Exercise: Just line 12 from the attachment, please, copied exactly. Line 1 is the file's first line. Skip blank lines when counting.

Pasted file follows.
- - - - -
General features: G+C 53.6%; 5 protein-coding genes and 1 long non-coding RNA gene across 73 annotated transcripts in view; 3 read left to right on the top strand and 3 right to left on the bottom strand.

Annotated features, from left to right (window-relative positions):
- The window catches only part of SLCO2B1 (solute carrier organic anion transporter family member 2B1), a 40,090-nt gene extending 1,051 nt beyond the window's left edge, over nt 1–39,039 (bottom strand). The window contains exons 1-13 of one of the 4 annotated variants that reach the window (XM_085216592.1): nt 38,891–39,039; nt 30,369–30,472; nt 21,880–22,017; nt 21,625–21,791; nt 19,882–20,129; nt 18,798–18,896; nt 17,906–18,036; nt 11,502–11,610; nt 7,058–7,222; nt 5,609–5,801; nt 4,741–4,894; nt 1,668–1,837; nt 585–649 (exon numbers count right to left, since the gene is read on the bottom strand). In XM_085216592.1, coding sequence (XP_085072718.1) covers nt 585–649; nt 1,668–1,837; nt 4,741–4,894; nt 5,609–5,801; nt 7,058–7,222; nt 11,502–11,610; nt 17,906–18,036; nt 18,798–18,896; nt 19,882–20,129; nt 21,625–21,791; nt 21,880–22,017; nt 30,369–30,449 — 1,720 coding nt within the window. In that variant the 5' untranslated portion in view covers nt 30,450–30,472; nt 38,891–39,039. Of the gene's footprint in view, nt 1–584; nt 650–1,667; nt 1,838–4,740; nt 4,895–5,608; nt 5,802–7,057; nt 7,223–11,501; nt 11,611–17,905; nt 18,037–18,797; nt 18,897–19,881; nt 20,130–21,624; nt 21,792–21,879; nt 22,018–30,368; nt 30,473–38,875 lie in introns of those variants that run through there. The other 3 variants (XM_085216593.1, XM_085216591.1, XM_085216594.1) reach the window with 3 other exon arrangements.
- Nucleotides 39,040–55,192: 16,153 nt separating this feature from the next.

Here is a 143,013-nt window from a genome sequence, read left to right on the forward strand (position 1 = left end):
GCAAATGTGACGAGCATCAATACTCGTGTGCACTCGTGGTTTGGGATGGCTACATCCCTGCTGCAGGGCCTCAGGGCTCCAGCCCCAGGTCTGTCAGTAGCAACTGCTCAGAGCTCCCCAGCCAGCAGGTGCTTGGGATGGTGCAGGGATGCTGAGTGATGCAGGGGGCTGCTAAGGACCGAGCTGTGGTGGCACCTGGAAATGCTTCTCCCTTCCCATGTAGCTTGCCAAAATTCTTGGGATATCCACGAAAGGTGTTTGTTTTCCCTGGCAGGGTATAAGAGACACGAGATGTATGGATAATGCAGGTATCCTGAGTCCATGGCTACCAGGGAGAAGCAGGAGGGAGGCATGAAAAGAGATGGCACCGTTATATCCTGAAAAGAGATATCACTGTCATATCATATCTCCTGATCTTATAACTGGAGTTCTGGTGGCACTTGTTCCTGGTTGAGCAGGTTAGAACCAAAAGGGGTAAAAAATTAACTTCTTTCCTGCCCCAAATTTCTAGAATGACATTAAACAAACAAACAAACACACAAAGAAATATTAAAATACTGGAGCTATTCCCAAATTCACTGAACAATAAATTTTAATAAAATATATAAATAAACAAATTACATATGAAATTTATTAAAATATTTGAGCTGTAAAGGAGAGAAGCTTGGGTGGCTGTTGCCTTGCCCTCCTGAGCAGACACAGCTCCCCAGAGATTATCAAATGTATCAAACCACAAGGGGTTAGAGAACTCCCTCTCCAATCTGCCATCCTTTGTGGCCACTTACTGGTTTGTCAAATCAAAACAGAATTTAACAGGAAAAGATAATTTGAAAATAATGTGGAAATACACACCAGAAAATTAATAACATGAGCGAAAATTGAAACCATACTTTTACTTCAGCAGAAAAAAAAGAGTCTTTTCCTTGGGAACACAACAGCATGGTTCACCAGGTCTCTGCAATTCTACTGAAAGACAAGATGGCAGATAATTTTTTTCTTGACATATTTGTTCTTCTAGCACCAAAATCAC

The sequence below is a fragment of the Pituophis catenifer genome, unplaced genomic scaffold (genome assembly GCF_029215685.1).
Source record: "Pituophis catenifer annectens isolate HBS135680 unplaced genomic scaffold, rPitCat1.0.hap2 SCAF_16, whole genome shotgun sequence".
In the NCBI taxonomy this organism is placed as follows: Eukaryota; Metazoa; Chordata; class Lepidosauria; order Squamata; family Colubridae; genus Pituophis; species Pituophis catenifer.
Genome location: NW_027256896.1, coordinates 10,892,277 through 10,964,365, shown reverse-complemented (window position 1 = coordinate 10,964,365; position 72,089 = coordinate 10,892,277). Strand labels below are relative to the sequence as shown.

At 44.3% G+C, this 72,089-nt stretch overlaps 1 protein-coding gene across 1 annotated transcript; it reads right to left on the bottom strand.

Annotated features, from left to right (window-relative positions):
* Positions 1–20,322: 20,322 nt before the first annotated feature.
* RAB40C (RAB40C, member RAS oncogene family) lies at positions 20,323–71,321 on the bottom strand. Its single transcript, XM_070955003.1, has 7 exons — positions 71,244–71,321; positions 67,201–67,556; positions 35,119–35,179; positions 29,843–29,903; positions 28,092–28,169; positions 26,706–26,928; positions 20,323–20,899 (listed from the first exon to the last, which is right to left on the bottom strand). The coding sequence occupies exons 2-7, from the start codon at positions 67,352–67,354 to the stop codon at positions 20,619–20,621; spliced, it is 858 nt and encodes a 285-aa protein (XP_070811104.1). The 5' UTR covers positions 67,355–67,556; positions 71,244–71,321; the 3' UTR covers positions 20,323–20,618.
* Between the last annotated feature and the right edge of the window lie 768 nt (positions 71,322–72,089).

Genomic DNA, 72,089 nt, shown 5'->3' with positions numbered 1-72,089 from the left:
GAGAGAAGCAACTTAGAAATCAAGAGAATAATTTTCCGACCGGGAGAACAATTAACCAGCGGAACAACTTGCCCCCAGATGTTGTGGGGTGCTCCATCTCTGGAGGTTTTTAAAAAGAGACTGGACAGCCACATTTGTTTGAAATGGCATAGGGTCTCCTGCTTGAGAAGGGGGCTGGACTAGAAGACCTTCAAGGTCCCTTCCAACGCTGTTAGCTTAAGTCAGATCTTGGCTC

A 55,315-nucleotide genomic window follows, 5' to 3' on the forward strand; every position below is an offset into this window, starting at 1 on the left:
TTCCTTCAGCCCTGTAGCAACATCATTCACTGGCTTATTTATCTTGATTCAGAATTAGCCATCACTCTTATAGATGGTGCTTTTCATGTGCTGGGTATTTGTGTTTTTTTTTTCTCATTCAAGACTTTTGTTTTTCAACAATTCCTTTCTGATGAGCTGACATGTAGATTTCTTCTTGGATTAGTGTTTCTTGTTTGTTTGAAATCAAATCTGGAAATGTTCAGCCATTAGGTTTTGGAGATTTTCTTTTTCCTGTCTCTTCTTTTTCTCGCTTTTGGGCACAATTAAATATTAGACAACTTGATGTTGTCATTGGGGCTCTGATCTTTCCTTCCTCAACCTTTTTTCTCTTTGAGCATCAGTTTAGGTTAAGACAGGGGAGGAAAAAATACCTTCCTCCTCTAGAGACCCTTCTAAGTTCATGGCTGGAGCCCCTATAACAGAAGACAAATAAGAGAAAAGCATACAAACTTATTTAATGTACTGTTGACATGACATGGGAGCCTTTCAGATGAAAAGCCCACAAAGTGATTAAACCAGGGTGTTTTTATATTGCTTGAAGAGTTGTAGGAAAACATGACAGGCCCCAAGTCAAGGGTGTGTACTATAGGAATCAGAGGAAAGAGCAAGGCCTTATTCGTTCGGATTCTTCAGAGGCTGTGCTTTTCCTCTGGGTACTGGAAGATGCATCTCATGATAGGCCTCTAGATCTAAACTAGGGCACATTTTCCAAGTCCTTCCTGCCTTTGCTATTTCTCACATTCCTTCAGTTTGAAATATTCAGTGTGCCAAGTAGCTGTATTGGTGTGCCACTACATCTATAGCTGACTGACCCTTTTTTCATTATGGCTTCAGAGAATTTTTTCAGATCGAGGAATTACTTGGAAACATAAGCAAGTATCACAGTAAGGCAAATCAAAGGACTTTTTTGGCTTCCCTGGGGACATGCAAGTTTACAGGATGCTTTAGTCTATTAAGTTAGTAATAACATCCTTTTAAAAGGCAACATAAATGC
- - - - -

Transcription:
Annotated features, from left to right (window-relative positions):